In this way, the process of making policies is both a top-down as well as a bottom-up process.  Mutual adaptation recognized this movement in the design phase, but failed to acknowledge bottom-up agency during the execution process as well.  Honig (2009) reiterates that the primary factor determining the successfulness of a policy is the, “interaction between that policy, [the] people who matter in its implementation, and the conditions in the places in which people operate” (p. 333).  Spillane, Gomez, and Mesler (2009) as well as Datnow and Park (2009) both emphasize the role of local educational actors in this interactive implementation process.  Feedback from teachers and administrators, when evaluated by actors working to implement policy from a top-down perspective, plays a significant role in shaping how specific initiatives take root in schools.

Most recently, researchers have captured this significant phenomenon in the co-construction model of educational policy implementation (Datnow and Park, 2009).  Co-construction, as defined by Datnow (2006), embodies a “premise of multidirectionality: that multiple levels of educational systems may constrain or enable implementation and that implementation may affect those broader levels” (p. 107).  In a fluid and ongoing process of implementation, policymakers and educators at various levels of bureaucracy and schools work together to develop and apply policies to classrooms as they fit best in those environments, and simultaneously work together to provide feedback and support to other levels of the field.  Policymakers can reflect on this feedback and apply successful strategies to similar environments so long as they carefully implement measures to address diverse school districts and don’t over-value generalization of strategies (Cohen-Vogel and Ingle, 2013).  Weinbaum and Supovitz (2010) posit that policy designers must consistently emphasize and engage with school officials in terms of how programs will impact their practices and in turn establish early nonnegotiable principles of the reform innovation up front as well as maintain an ongoing communication relationship with school clients in order to best-ensure that the programs are implemented effectively.  By gathering a better understanding of the essential practices of teachers, policymakers are better-equipped to create policies and likewise by maintaining ongoing dialogues with teaching professionals, they’re better-able to address incoming and otherwise unforeseen concerns as they develop.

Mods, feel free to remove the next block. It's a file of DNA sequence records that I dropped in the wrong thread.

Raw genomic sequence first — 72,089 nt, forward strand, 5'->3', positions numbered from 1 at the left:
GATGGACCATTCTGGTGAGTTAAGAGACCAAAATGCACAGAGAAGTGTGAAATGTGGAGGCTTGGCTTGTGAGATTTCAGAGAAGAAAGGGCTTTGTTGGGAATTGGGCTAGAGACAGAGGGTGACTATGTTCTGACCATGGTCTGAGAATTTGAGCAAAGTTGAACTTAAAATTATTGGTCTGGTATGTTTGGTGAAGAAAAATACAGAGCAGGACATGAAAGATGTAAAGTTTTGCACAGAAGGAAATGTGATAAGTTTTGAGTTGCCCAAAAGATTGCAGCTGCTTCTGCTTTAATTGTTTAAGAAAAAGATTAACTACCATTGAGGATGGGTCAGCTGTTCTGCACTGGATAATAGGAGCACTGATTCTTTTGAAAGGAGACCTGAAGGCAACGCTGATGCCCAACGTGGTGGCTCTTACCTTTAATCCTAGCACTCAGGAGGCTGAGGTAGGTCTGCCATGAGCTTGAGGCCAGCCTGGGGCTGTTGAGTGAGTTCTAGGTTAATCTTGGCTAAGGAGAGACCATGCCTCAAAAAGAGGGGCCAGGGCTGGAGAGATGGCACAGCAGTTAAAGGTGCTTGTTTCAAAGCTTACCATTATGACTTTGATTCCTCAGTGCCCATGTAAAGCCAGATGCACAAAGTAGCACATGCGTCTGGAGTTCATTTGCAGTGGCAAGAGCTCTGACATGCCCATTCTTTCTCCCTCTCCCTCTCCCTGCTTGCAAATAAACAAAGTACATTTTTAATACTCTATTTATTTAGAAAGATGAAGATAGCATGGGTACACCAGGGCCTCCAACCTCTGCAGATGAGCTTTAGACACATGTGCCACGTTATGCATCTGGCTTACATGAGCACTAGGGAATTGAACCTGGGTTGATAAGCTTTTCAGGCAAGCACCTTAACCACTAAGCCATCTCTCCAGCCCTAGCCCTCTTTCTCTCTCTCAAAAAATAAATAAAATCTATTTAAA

Research in the co-construction model has recently highlighted several growing concerns in policy research.  Honig (2007) reviews the role of central office staff in the K-12 setting as facilitators of feedback from teachers as well as learning organizations tasked with supporting educators when new policies are implemented.  In an ongoing process of searching for relevant methods to support educators, encoding those materials into circulation among teachers for review and professional development, and subsequently applying it to their professional repertoire, central office staff work to establish practices and cultures in schools for teachers to retrieve relevant information in order to maintain support as new policies are implemented and adapted.

Another aspect that forms the basis of ongoing construction of policies is the strain between policy expectations and realistic capabilities (Spillane, et.al. 2009).  Policies are often deemed unfeasible if they stretch the capacity of schools in terms of excessive financial burdens, human resource constraints, or seemingly unreachable academic outcomes.  Schools have especially struggled to provide resources with recent policy trends that aim to set exceedingly high expectations for all students (Cohen, et.al. 2007).